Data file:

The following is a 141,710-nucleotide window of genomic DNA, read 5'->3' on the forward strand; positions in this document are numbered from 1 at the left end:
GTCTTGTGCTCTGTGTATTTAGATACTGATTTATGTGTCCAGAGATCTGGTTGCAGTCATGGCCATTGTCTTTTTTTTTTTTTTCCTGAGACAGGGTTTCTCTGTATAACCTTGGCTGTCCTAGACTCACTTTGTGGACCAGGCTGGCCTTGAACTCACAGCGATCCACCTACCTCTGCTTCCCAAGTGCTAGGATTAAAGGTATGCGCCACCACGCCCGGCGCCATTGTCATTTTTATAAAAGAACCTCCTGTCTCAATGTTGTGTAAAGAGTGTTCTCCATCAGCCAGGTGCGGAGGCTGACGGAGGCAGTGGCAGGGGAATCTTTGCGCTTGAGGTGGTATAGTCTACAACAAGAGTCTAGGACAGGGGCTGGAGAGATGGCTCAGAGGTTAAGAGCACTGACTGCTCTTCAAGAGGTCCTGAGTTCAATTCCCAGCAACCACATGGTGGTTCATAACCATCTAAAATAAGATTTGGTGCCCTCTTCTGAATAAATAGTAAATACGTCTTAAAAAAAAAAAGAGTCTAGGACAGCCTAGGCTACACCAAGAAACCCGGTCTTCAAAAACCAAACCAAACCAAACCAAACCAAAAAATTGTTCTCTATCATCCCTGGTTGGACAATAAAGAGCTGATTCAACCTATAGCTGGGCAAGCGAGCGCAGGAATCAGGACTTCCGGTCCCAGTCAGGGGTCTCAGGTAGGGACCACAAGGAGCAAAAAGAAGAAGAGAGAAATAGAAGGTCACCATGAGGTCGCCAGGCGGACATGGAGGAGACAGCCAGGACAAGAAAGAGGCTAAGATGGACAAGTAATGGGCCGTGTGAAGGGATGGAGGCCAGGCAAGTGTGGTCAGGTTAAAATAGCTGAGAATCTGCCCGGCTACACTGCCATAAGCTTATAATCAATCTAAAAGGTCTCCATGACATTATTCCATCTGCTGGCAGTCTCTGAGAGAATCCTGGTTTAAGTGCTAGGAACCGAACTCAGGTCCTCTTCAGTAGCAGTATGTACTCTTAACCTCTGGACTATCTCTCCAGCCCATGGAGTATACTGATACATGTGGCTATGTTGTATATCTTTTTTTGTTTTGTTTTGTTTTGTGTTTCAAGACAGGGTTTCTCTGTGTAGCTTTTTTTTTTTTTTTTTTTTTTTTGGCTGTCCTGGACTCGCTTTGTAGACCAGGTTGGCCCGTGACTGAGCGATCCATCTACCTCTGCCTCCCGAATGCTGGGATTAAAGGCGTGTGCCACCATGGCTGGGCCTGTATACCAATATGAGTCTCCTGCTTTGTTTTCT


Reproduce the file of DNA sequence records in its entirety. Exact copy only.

The following is a 141,710-nucleotide window of genomic DNA, read 5'->3' on the forward strand; positions in this document are numbered from 1 at the left end:
GTCTTGTGCTCTGTGTATTTAGATACTGATTTATGTGTCCAGAGATCTGGTTGCAGTCATGGCCATTGTCTTTTTTTTTTTTTTCCTGAGACAGGGTTTCTCTGTATAACCTTGGCTGTCCTAGACTCACTTTGTGGACCAGGCTGGCCTTGAACTCACAGCGATCCACCTACCTCTGCTTCCCAAGTGCTAGGATTAAAGGTATGCGCCACCACGCCCGGCGCCATTGTCATTTTTATAAAAGAACCTCCTGTCTCAATGTTGTGTAAAGAGTGTTCTCCATCAGCCAGGTGCGGAGGCTGACGGAGGCAGTGGCAGGGGAATCTTTGCGCTTGAGGTGGTATAGTCTACAACAAGAGTCTAGGACAGGGGCTGGAGAGATGGCTCAGAGGTTAAGAGCACTGACTGCTCTTCAAGAGGTCCTGAGTTCAATTCCCAGCAACCACATGGTGGTTCATAACCATCTAAAATAAGATTTGGTGCCCTCTTCTGAATAAATAGTAAATACGTCTTAAAAAAAAAAAGAGTCTAGGACAGCCTAGGCTACACCAAGAAACCCGGTCTTCAAAAACCAAACCAAACCAAACCAAACCAAAAAATTGTTCTCTATCATCCCTGGTTGGACAATAAAGAGCTGATTCAACCTATAGCTGGGCAAGCGAGCGCAGGAATCAGGACTTCCGGTCCCAGTCAGGGGTCTCAGGTAGGGACCACAAGGAGCAAAAAGAAGAAGAGAGAAATAGAAGGTCACCATGAGGTCGCCAGGCGGACATGGAGGAGACAGCCAGGACAAGAAAGAGGCTAAGATGGACAAGTAATGGGCCGTGTGAAGGGATGGAGGCCAGGCAAGTGTGGTCAGGTTAAAATAGCTGAGAATCTGCCCGGCTACACTGCCATAAGCTTATAATCAATCTAAAAGGTCTCCATGACATTATTCCATCTGCTGGCAGTCTCTGAGAGAATCCTGGTTTAAGTGCTAGGAACCGAACTCAGGTCCTCTTCAGTAGCAGTATGTACTCTTAACCTCTGGACTATCTCTCCAGCCCATGGAGTATACTGATACATGTGGCTATGTTGTATATCTTTTTTTGTTTTGTTTTGTTTTGTGTTTCAAGACAGGGTTTCTCTGTGTAGCTTTTTTTTTTTTTTTTTTTTTTTTGGCTGTCCTGGACTCGCTTTGTAGACCAGGTTGGCCCGTGACTGAGCGATCCATCTACCTCTGCCTCCCGAATGCTGGGATTAAAGGCGTGTGCCACCATGGCTGGGCCTGTATACCAATATGAGTCTCCTGCTTTGTTTTCT